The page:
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De Legibus et Consuetudinibus Angliae, From Bracton To Blake

From The Daily Mail:

February 13, 2012

Leo McKinstry


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Mr Justice Blake has been criticised for his interpretation of the Human Rights Act

THE European human rights regime, so adored by Left-wing lawyers and judges, represents a conspiracy against the mainstream British public. Thanks to these alien regulations, justice has been perverted, the immigration system reduced to a shambles and dangerous criminals allowed to walk free on our streets.

That process of judicial destruction reached its nadir last week in the appalling case of Abu Qatada, an illegal immigrant and Muslim extremist wanted in Jordan on serious terrorism charges. Despite his record, British and European judges decided on human rights grounds that Qatada could neither be detained nor deported. This perverse ruling understandably created a huge outcry, with many people asking why the Government does not just ignore the decision and put him on a plane to Jordan.

In response, our ruling elite has parroted the line that “the law is the law”. We might not like it, say Tory politicians, but the human rights legislation has to be obeyed. Yet this is just enfeebled excuse-making.

It is nothing more than political cowardice to pretend that judge-made rulings in human rights cases are sacrosanct. They are nothing of the sort. In truth, they are often capricious interpretations of an alien continental law, reflecting the judge’s ideology rather than a concern for genuine justice.

Far from upholding our traditional laws and liberties, judicial activism in the name of human rights increasingly undermines them. even some senior legal figures are finally waking up to this danger.

OVER the weekend, the Court of Appeal over- turned a ruling made by Britain’s most senior immigration judge, Nicholas Blake QC, that a Nepalese killer could not be deported because of his human rights.

Mr Justice Blake, president of the Upper Tribunal and Asylum Chamber, decided that rocky Gurung, convicted of killing a man in 2008 by beating him and then throwing him in the Thames, could not be sent back to his native Nepal on his release from prison after serving just three years for manslaughter because he had the “right to a family life” under human right Act Article 8. Blake’s decision could hardly have been more bizarre, given that Gurung was single, lived with his parents and had neither wife nor children.

In quashing this ludicrous ruling, the Court of Appeal said the decision was made in “error” and had looked like “a search for reasons for not deporting him”.

Mr Justice Blake, who used to make his living as a human rights lawyer and, along with Cherie Blair, was one of the founders of the controversial Matrix Chambers, set up soon after the passage of the 1998 human rights Act. Blake is also co-author of the book Immigration, Asylum and human rights.

Last week he was the subject of controversy again when he thwarted the deportation of an Indian nurse Milind Sanade, who had been imprisoned for indecently assaulting a preg- nant 21-year-old patient.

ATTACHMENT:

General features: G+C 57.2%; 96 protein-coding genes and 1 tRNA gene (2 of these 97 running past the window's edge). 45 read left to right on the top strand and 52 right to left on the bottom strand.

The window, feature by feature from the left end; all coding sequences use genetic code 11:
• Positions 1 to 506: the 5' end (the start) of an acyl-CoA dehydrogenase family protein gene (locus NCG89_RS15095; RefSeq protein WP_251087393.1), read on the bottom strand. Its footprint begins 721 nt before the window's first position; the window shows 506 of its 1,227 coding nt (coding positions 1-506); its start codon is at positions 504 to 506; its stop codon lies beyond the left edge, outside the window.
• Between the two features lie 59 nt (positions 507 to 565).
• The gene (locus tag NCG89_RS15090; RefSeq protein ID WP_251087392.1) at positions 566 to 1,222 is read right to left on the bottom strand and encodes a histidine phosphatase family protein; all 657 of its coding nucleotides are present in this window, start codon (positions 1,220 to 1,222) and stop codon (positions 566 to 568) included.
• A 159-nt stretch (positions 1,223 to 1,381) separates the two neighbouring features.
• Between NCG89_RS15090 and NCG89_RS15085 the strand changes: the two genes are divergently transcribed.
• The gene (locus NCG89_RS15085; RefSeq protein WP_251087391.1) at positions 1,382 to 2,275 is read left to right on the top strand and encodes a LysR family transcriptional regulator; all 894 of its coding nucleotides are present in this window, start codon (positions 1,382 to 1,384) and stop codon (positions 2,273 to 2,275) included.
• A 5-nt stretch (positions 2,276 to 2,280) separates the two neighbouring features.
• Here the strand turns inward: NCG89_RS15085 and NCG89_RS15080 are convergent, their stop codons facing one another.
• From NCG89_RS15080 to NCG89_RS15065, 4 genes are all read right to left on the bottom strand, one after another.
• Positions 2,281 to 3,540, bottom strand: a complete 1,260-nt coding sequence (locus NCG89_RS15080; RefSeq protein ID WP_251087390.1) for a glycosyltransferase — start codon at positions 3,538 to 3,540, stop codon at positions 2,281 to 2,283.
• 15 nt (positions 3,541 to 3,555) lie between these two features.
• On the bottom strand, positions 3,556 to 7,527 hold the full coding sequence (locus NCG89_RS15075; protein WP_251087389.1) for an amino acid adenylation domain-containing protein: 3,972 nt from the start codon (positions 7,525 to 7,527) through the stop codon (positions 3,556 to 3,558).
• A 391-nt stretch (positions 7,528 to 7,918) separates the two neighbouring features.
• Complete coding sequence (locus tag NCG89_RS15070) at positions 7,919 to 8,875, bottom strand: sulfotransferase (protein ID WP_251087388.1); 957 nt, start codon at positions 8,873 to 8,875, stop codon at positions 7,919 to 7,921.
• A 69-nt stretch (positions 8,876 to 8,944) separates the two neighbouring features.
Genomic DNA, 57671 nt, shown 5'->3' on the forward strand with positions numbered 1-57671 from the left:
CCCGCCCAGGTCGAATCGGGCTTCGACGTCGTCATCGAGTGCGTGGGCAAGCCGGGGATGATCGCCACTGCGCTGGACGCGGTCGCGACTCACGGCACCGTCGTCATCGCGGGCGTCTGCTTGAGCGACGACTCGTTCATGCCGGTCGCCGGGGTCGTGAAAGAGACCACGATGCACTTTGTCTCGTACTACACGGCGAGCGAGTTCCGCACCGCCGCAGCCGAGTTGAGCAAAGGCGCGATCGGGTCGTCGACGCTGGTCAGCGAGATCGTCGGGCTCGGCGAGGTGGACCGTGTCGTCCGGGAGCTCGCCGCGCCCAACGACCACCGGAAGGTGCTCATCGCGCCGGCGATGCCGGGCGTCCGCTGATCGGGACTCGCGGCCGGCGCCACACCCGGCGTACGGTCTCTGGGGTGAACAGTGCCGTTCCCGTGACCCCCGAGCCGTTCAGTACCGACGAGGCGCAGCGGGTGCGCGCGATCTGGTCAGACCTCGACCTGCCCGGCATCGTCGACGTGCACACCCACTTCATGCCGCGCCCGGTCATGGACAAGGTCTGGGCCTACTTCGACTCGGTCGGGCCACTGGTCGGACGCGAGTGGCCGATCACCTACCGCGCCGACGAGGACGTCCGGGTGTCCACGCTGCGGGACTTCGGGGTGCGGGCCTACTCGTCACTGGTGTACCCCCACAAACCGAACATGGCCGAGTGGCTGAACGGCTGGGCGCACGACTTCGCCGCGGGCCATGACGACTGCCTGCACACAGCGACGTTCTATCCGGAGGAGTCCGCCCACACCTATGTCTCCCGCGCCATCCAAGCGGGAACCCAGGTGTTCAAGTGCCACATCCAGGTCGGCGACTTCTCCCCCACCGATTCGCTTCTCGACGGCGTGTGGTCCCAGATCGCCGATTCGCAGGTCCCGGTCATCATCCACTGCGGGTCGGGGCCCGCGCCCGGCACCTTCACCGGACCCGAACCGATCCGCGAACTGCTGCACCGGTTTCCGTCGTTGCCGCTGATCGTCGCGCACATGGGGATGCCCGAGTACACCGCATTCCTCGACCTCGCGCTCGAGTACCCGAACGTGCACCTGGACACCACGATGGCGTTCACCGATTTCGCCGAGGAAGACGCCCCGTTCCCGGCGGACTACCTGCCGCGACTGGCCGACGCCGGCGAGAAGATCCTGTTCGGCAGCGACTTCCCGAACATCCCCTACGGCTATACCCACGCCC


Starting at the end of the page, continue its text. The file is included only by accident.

Blake ruled that not only was Sanade entitled to a family life under Article 8 but also that his future conduct would be “more regulated in the UK than he would be in India”, despite the fact that he has been struck off the nursing register. This kind of madness is destroying the integrity of our nation. It is estimated that there are around 400 foreign criminals using Article 8 every year to block deportation from Britain, with the help of seemingly posturing judges.

Characteristic of this pattern was the case of Abdi Sufi, a Somalian who came to Britain illegally in 2003, was refused asylum and went on to amass no fewer than 17 criminal con- victions for offences including burglary, fraud and indecent exposure.

Yet the Strasbourg human rights court decided in July last year that he could not be sent back to his native land. Sickening cases like Sufi’s expose the nonsense of the slogan “the law is the law”. If our rulers really believe that, why don’t they enforce the law and throw out illegal immigrants before they have committed any offences?

IN The same way, instead of blathering about the rights of foreign criminals, why don’t they deal rigorously with drug abuse, burglary or fraud?

The double standards are shocking. The St Paul’s mob can desecrate one of the most hallowed places in the land but woe betide a householder who puts the rubbish out on the wrong day. Similarly, the state brims with self-righteous sensitivity about the human rights of travellers, yet is reluctant to enforce the law against illegal traveller sites, as highlighted by the long-running fiasco over Dale Farm in Essex.

There was another disgraceful example last week from the village of South Harting in West Sussex, where police actually escorted a huge caravan on to an illegal site for which there is no planning permission.

Just to compound the offence to law-abiding citizens, the police also put notices on residents’ cars, warning them not to obstruct the movement of this caravan. “vehicles will be towed away at the owners’ expense,” proclaimed the signs, the sort of tough edict that is rarely applied to travellers’ own illegally parked mobile homes.

In the twisted world of the human rights culture, there is one law for the decent British people, another for the rest.

The judicial elite sees the human rights law as an instrument to refashion Britain, rip- ping up traditions and destroying national identity. The Government should stop hiding behind legalism and start standing up for our country.

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